My heart went out to Charlie Gibson last week, as he stared into those doe eyes that will not blink and realized that he could not wrangle a single straight answer out of Miss Wasilla.
So I can only imagine how the NYC Department of Education analysts’ felt when they sat down to analyze the data from student, parent, and teacher surveys this year. It turns out that you get as much valid and reliable information out of these surveys as Gibson managed to pull out of Sarah Palin.
The problem is a very simple – and very predictable – one. Survey responses constitute 10% of the Progress Report Grades, and schools face very real consequences if their schools receive a poor grade. Faced with such pressures, we expect that the adults who fully understand these consequences – parents and teachers – will provide a rosier picture of the school than truly exists.
If all schools did this equally, the inflation of survey responses would not be a problem; we could still rank schools by their perceptions of safety, engagement, or what have you. We would not have a clean measure of how safe a school is overall, but we would know how safe it was relative to other schools – a central objective of the grading system.
Alas, schools face different incentives to inflate their survey responses. If you’re a teacher filling out a survey in an F school, you know that your school could very well be closed if its grade doesn’t improve. Compared to a teacher filling out a survey in an A school, you’re more likely to put on a happy face.
One way to get at this problem is to compare changes in the teacher responses to the survey with changes in the student responses. We know that students and teachers don’t see eye-to-eye about school conditions, so we don’t expect them to provide comparable assessments of the school in any given year. But if teachers report improvement at a rate that far outpaces the improvement reported by the students, and this happens more in D and F schools than A and B schools, we have pretty good evidence that teachers have inflated their responses.
To get a handle on survey inflation, I did a basic calculation for each of the 4 survey domains: safety, communication, academic expectations, and engagement. Using the example of safety, I calculated:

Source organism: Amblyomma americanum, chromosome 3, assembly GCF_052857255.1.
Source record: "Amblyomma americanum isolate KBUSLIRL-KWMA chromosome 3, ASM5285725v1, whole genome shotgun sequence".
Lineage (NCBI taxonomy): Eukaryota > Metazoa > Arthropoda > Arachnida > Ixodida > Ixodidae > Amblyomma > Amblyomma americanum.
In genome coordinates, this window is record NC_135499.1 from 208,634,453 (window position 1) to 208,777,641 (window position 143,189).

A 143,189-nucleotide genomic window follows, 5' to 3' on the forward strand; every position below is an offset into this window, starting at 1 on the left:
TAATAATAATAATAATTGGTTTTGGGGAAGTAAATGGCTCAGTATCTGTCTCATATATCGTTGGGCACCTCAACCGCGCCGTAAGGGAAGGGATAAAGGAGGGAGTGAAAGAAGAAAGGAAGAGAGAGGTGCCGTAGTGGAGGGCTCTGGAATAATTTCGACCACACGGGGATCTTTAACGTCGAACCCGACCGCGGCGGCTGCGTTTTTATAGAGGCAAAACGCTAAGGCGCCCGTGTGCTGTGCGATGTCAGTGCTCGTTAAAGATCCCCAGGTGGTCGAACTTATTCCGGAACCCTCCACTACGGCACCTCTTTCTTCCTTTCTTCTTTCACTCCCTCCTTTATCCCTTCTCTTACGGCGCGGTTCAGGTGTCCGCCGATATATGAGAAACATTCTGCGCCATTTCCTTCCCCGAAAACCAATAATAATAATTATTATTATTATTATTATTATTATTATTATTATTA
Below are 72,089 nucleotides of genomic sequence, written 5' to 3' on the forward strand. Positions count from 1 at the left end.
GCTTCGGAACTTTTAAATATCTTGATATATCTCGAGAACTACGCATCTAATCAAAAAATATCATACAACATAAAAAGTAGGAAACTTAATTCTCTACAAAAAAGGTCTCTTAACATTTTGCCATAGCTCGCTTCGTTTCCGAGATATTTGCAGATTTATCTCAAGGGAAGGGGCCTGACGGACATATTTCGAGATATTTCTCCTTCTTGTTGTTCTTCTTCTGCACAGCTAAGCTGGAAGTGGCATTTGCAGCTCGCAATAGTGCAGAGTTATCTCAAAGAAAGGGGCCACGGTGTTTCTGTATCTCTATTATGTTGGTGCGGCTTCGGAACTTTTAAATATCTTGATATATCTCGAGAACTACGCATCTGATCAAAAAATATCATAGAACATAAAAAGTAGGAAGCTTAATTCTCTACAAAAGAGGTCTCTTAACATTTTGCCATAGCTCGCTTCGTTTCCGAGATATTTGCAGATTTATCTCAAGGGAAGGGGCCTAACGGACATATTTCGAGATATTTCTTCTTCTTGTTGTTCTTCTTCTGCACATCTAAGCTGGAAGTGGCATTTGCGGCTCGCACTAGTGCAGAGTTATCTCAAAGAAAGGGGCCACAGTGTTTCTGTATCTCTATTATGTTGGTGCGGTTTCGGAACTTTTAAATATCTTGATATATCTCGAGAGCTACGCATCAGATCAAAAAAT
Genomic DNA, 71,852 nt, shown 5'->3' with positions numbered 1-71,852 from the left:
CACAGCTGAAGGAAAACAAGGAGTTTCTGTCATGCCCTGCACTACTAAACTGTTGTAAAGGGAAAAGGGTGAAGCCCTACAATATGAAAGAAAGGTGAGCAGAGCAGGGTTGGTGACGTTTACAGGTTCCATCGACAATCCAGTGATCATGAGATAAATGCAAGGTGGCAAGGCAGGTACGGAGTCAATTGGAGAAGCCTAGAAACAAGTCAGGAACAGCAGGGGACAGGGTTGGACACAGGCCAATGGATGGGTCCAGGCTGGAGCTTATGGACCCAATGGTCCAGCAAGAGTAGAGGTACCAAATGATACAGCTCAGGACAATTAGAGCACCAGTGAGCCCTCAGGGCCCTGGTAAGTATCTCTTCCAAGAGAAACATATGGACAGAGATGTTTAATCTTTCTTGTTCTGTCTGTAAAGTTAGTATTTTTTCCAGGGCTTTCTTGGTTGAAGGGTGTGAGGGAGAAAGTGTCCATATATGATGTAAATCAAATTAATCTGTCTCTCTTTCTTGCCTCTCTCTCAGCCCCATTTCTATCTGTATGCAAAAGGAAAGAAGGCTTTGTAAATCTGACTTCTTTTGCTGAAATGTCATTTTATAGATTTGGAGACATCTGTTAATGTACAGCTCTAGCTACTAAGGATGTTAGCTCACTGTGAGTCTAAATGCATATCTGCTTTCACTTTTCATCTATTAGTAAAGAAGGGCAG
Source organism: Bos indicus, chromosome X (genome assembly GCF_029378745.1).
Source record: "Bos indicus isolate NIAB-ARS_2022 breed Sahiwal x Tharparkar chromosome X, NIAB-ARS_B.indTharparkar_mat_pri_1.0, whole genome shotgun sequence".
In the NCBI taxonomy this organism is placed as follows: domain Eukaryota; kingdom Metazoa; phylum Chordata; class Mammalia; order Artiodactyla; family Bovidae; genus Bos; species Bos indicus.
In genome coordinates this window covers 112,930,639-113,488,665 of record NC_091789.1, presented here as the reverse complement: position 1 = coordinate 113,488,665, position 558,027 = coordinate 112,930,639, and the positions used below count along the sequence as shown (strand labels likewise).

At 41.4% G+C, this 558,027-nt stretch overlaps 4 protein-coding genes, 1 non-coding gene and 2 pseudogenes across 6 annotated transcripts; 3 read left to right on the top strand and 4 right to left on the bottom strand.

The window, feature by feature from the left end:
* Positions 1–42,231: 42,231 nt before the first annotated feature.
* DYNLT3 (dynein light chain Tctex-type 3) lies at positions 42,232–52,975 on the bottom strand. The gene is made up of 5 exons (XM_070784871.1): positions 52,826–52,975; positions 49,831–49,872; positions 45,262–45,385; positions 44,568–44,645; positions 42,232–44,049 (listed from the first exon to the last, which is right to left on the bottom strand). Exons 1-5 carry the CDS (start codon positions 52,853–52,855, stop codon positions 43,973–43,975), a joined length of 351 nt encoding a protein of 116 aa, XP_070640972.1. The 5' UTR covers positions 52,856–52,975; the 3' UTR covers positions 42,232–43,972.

(2008 Teacher Survey Score for Safety – 2007 Teacher Survey Score for Safety) –
(2008 Student Survey Score for Safety – 2007 Student Survey Score for Safety)
At schools that have positive scores on this measure, teachers report a pace of improvement that outpaces the improvement that students report. Kids are often the best check on us wily adults, and it turns out that they function as a first-rate BS detector in this case. I should also note that students may be pressured to inflate their scores, so if anything, the difference between the teacher and student changes is a lower bound measure of survey inflation.
The first graph below reports the average of these differences for the safety measure for high schools receiving A to F grades. At A schools, students and teachers saw improvement happening equally – there is almost no difference between the change in teacher scores and the change in student scores. At F schools, there are tremendous differences between the rate of improvement reported by teachers and students.
The teacher-student discrepancy exists for every measure on the survey. Next, let’s look at the engagement measure for high schools.
Bottom line: survey inflation exists across the board, but is worst at D and F schools. If you’d like figures for the other domains or school levels, feel free to email me. The irony, of course, is that instead of having better information about how things are going in NYC schools, incorporating the surveys in the grading scheme has fundamentally corrupted this measure.
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